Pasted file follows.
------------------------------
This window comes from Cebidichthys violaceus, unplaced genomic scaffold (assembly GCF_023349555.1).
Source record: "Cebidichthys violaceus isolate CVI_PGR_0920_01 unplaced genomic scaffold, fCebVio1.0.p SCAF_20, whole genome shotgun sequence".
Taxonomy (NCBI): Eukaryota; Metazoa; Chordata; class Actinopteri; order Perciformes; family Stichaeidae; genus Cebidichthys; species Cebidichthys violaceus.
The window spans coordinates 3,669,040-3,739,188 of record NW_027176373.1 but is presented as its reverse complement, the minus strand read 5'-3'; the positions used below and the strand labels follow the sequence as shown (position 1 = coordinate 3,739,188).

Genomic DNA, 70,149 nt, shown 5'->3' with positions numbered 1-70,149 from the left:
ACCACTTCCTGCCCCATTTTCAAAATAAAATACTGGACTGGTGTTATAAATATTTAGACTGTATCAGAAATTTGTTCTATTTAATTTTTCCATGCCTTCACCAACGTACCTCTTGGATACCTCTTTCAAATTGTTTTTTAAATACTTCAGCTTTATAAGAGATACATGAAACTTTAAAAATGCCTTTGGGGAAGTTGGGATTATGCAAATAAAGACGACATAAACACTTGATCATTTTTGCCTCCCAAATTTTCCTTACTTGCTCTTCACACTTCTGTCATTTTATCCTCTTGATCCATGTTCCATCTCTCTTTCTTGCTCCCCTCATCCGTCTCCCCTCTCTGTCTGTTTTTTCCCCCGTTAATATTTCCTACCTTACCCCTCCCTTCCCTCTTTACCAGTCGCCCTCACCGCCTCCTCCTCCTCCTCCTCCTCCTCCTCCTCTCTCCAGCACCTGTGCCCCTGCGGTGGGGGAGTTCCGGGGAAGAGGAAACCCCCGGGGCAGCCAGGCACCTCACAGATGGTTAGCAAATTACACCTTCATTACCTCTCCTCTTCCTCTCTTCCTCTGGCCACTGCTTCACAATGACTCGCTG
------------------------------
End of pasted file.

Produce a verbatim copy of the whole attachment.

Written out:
This window comes from Cebidichthys violaceus, unplaced genomic scaffold (assembly GCF_023349555.1).
Source record: "Cebidichthys violaceus isolate CVI_PGR_0920_01 unplaced genomic scaffold, fCebVio1.0.p SCAF_20, whole genome shotgun sequence".
Taxonomy (NCBI): Eukaryota; Metazoa; Chordata; class Actinopteri; order Perciformes; family Stichaeidae; genus Cebidichthys; species Cebidichthys violaceus.
The window spans coordinates 3,669,040-3,739,188 of record NW_027176373.1 but is presented as its reverse complement, the minus strand read 5'-3'; the positions used below and the strand labels follow the sequence as shown (position 1 = coordinate 3,739,188).

Genomic DNA, 70,149 nt, shown 5'->3' with positions numbered 1-70,149 from the left:
ACCACTTCCTGCCCCATTTTCAAAATAAAATACTGGACTGGTGTTATAAATATTTAGACTGTATCAGAAATTTGTTCTATTTAATTTTTCCATGCCTTCACCAACGTACCTCTTGGATACCTCTTTCAAATTGTTTTTTAAATACTTCAGCTTTATAAGAGATACATGAAACTTTAAAAATGCCTTTGGGGAAGTTGGGATTATGCAAATAAAGACGACATAAACACTTGATCATTTTTGCCTCCCAAATTTTCCTTACTTGCTCTTCACACTTCTGTCATTTTATCCTCTTGATCCATGTTCCATCTCTCTTTCTTGCTCCCCTCATCCGTCTCCCCTCTCTGTCTGTTTTTTCCCCCGTTAATATTTCCTACCTTACCCCTCCCTTCCCTCTTTACCAGTCGCCCTCACCGCCTCCTCCTCCTCCTCCTCCTCCTCCTCCTCTCTCCAGCACCTGTGCCCCTGCGGTGGGGGAGTTCCGGGGAAGAGGAAACCCCCGGGGCAGCCAGGCACCTCACAGATGGTTAGCAAATTACACCTTCATTACCTCTCCTCTTCCTCTCTTCCTCTGGCCACTGCTTCACAATGACTCGCTG